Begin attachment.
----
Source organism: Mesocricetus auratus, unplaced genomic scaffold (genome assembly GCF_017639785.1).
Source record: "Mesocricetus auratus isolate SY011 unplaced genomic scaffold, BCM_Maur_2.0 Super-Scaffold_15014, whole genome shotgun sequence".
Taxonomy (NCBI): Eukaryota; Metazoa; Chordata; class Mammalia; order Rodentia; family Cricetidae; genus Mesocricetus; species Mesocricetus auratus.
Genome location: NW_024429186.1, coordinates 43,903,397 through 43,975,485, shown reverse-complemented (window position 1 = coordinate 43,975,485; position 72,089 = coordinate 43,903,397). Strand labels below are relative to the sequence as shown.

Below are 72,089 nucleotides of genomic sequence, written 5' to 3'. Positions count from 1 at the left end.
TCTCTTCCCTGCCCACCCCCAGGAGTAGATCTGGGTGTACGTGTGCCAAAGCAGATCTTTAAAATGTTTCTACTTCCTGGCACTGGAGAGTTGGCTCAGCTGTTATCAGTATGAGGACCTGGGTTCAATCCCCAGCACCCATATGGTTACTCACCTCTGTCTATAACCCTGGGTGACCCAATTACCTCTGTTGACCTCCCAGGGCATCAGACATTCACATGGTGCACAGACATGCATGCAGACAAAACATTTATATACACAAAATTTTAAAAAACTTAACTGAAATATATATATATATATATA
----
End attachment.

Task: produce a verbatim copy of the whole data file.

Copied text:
Source organism: Mesocricetus auratus, unplaced genomic scaffold (genome assembly GCF_017639785.1).
Source record: "Mesocricetus auratus isolate SY011 unplaced genomic scaffold, BCM_Maur_2.0 Super-Scaffold_15014, whole genome shotgun sequence".
Taxonomy (NCBI): Eukaryota; Metazoa; Chordata; class Mammalia; order Rodentia; family Cricetidae; genus Mesocricetus; species Mesocricetus auratus.
Genome location: NW_024429186.1, coordinates 43,903,397 through 43,975,485, shown reverse-complemented (window position 1 = coordinate 43,975,485; position 72,089 = coordinate 43,903,397). Strand labels below are relative to the sequence as shown.

Below are 72,089 nucleotides of genomic sequence, written 5' to 3'. Positions count from 1 at the left end.
TCTCTTCCCTGCCCACCCCCAGGAGTAGATCTGGGTGTACGTGTGCCAAAGCAGATCTTTAAAATGTTTCTACTTCCTGGCACTGGAGAGTTGGCTCAGCTGTTATCAGTATGAGGACCTGGGTTCAATCCCCAGCACCCATATGGTTACTCACCTCTGTCTATAACCCTGGGTGACCCAATTACCTCTGTTGACCTCCCAGGGCATCAGACATTCACATGGTGCACAGACATGCATGCAGACAAAACATTTATATACACAAAATTTTAAAAAACTTAACTGAAATATATATATATATATATA